• Just as we teach reading strategies for textbooks, we need to explicitly show students how to read digital texts which often include more pictures, videos, and (hyper)linked content.
  • We can also format digital texts to increase rates of comprehension. The Nielsen Norman Group offers the following tips:  
  1. Use headings and subheadings. Ensure they look more important, and are more visible, than normal text so users may distinguish them quickly.
  2. Start headings and subheadings with the words carrying most information: if users see only the first 2 words, they should still get the gist of the following section.
  3. Visually group small amounts of related content — for instance, by surrounding them with a border or using a different background.
  4. Bold important words and phrases.
  5. Take advantage of the different formatting of links, and ensure that links include information-bearing words (instead of generic “go”, “click here” or “more”). This technique also improves accessibility for users who hear links read aloud instead of scanning the content visually.
  6. Use bullets and numbers to call out items in a list or process.
  7. Cut unnecessary content.

#5 Show Students What We’ve Done to the Earth in 3 Seconds (via @kimbarbaro & Matt Boyer)

  • See what human’s have done to the Earth in 3 seconds

  • The National Geographic Learning Framework and Educator Guides are great resources for creating hands-on geography projects for K-12 students.
    • Example: Have students geo-tag all the trash in a defined area, analyze the data, and implement a solution for reducing littering. Act locally, think globally!

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  • Survey123 by ArcGis can help students collect geo-tagged data and analyze the data to help answer research questions.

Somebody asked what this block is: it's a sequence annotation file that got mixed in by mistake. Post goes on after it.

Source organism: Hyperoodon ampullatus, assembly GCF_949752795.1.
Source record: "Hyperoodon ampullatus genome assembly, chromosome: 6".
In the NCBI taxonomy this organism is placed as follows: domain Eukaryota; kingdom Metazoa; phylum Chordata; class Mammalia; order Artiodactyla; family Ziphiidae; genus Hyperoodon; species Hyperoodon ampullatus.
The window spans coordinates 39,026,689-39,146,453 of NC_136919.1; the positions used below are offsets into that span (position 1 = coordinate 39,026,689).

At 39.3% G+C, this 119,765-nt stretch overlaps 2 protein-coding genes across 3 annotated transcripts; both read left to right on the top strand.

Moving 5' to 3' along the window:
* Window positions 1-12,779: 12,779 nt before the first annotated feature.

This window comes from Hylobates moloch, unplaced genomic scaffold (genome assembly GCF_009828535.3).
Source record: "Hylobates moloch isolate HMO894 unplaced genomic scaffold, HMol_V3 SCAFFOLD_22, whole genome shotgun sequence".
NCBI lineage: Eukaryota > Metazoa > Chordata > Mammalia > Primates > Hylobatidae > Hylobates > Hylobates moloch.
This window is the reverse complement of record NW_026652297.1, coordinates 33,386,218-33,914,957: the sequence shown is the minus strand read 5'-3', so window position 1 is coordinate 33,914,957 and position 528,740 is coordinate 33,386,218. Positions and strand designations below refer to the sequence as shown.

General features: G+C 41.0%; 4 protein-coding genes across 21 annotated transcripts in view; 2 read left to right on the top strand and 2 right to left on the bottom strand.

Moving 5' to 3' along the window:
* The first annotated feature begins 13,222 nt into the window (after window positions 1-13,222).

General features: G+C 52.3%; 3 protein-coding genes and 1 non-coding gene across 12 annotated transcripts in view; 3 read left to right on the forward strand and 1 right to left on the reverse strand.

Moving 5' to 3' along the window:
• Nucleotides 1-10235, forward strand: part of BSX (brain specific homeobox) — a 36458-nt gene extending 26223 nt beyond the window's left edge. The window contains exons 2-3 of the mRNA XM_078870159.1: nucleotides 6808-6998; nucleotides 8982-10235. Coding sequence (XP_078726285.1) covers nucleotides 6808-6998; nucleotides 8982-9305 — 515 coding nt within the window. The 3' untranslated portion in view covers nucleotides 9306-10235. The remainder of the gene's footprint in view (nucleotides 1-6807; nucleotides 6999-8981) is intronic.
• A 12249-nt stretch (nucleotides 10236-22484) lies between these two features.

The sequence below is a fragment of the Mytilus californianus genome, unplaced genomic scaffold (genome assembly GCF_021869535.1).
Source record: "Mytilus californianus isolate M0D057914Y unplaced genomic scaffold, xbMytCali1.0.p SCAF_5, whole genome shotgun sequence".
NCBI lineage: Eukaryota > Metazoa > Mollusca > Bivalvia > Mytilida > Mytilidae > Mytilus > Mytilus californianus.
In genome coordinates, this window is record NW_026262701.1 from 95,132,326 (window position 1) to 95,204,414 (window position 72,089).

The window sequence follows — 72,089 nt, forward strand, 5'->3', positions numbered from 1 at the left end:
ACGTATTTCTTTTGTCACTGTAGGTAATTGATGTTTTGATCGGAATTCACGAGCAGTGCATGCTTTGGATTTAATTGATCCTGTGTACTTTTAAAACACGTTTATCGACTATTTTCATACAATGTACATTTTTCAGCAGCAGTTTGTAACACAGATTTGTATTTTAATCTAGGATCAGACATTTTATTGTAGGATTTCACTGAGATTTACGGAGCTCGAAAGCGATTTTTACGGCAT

Eggplants & ISIS: How to Fight Fake News

 “If you drink 3 glasses of eggplant juice everyday for 21 days you won’t have to ever wear contacts again!” Whenever an aunt shares such gems of nutrition advice, I don’t even have to ask where she got it from, the answer is always the same: WhatsApp or Facebook.

“We can’t let refugees into America because most of them are ISIS terrorists!” Whenever a student makes such sensational claims, I know he’s fallen for the latest story circulating on cable news, click-bait sites, or Twitter.

How could such well educated adults be victims of such clearly fake news?

I’m excited to report that Steve Edwards, Alden Loury & Odette Yousef of WBEZ and John Silva & Peter Adams of the News Literacy Project helped me start answering that question at the NewsLit Camp in Chicago and shared a number of practical strategies for combating fake news in the classroom.

Highlight of the Day: Nerding out with journalists I’d been listening to on WBEZ/NPR for the last 15 years!

Why do so many people consume & share fake news?

  • Financial Incentives: The more sensational and emotionally charged the content the more likely we are to click on it and share it. In a profit starved media landscape supported by advertising, click-bait sites and fake social media accounts have emerged with the sole purpose of attracting the most eyeballs & followers and selling them to the highest bidder.
  • Psychological Need: We get a dollop of dopamine when someone likes our tweet or post. We’re also hardwired to share whatever tidbit we know about a breaking story to see if it can be weaved into the broader narrative. (See: Shared Sense Making & Rumor Theory).
  • Prevalence: From talk radio to cable news and social media, we can’t escape it. Even if we abstain from all news media, stories find us via our family & friends.

What can we do about it?

  1. Get Nuanced: The more precisely we can help students label fake news, the more effectively we can help them fight it. Fake news take on many forms: manipulated content, satire, content, disinformation. (See this sample lesson from Checkology)